Originally posted on 23 August 2017
On 4 July Bob Ascah presented preliminary findings of extensive research on over 500 Order-in-Council appointments to provincial agency boards since the NDP formed government in late May 2015. The presentation deck can be found here: Provincial Agency Presentation New appointments by the NDP are contrasted to re-appointments of positions initially filled by the previous government.
Key findings include:
1. Diversity is in;
2. there is generally less partisanship in appointments;
3. female, non Caucasian, and First Nations/Metis appointments are more numerous than under the previous government;
4. there are fewer lawyers and more Ph.Ds; and
5. paradoxically more business owners.
The charts below paint a clear picture that new appointments to agency boards are reversing the male dominance found under the previous administration. This becomes clear in the observations that 56 per cent of re-appointments were male while 54 per cent of new appointments were female. The total population examined over the 24 months of appointments was 504. The difference is statistically significant confirming the government’s stated ambition to re-balance boards to promote diversity. (Z-test: z=1.855*, p=0.064, i.e. significant at 90% level).
The NDP government has clearly made an effort to recruit and appoint individuals that are First Nations/Metis and non-Caucasians. While the preponderance of appointments remain Caucasian, the difference between new and re-appointments is dramatic as shown in the graph below.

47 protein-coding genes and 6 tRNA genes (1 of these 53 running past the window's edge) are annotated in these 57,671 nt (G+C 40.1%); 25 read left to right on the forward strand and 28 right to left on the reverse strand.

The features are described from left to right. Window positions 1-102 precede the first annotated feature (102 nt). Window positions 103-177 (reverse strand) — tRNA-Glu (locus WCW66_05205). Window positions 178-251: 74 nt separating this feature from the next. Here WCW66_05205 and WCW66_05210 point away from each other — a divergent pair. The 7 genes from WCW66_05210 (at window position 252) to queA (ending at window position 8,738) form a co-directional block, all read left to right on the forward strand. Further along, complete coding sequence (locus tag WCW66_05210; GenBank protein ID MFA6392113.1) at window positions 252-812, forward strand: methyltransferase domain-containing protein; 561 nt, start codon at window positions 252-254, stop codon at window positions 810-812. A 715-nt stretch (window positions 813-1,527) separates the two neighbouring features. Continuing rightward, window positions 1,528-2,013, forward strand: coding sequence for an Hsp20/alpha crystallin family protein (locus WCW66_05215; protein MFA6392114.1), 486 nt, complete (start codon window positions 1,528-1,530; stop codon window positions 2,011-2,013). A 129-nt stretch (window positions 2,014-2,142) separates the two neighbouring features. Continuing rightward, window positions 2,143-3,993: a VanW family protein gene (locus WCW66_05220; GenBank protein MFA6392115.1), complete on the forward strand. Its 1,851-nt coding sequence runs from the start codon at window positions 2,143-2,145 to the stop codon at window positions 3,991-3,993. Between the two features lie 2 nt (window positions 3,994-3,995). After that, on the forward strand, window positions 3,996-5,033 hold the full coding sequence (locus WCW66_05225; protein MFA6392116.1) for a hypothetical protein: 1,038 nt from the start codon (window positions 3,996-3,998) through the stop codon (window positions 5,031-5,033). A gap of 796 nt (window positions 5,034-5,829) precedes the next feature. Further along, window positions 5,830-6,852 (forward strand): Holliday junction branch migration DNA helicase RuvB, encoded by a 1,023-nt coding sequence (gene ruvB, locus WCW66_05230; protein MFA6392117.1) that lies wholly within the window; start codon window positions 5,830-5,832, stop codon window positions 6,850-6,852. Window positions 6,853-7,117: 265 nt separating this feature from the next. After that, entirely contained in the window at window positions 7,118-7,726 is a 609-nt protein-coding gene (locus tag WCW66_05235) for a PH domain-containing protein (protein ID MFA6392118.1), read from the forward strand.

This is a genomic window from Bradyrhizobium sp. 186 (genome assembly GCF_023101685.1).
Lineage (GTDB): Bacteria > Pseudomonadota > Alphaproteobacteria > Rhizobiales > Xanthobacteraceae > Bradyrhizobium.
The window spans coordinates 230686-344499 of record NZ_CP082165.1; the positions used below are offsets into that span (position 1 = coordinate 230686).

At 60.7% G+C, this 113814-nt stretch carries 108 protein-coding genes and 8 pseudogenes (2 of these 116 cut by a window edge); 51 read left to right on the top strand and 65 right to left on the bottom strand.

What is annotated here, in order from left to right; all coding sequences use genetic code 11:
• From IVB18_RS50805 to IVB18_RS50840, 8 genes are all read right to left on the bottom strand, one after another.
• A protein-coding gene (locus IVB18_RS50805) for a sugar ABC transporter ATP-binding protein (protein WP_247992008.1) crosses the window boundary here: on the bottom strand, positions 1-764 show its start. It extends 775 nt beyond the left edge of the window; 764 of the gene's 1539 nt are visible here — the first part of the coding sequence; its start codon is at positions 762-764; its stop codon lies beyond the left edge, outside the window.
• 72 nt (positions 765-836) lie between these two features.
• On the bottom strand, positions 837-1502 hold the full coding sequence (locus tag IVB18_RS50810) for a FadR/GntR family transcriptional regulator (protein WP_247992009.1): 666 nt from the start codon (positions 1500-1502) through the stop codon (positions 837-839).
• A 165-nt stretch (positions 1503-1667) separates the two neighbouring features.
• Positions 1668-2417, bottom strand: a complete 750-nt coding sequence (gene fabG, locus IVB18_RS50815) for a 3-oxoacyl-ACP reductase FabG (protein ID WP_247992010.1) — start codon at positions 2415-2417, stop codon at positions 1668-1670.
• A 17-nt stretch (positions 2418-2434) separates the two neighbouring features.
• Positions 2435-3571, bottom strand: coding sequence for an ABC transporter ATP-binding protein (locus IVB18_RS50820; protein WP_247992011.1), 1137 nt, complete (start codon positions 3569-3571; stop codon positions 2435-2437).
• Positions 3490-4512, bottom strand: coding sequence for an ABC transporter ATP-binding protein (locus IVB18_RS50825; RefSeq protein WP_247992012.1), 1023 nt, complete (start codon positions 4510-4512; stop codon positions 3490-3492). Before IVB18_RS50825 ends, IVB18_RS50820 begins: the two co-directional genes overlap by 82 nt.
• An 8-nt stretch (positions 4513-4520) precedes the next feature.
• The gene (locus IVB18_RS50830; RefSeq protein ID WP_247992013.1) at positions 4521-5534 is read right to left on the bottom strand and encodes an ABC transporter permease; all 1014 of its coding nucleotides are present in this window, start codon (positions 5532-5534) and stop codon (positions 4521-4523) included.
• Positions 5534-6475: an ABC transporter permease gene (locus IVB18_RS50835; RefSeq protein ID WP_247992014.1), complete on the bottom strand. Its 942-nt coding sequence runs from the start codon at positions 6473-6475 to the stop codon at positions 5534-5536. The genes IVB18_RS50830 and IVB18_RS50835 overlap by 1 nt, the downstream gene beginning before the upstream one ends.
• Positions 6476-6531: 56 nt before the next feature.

Nearly 96 per cent of re-appointments were Caucasian, while 85 per cent of new appointments were Caucasian, a ten percentage point difference which is also statistically significant (Z-test Caucasian: z=-2.99, p=0.003***). While Chinese-Canadian re-appointments were higher (6) than new Chinese-Canadian appointments (4), the major difference is the appointments of First Nation/Metis members (15 new and 2 re-appointments) and non-Caucasians (2 re-appointments and 17 new appointments).
Questions of partisanship always turn up when individuals are appointed, especially to significant agencies like post-secondary institutions or large organizations such as the Workers’ Compensation Board, ATB Financial, the Alberta Energy Regulator, or AIMCo. It is challenging to obtain information about an appointee’s political leanings especially in the context of a recruitment interview process where partisanship is never an explicit criterion. The Alberta Elections website (http://www.elections.ab.ca/ ) alows a search by name to determine whether appointees contributed over $375 to a political party (before 2013) and $250 thereafter. Elections Alberta also has filings for election campaigns, leadership campaigns (more recently), and constituency associations but these are difficult to search efficiently.
In the case of NDP contributors, one might expect fewer “finds” since the contribution thresholds may reduce the number of NDP members due to an expected lower level of financial resources. As the chart above shows, more than 83 per cent of re-appointments had no identifiable political affiliation and over 90 per cent of new appointees did not display partisanship.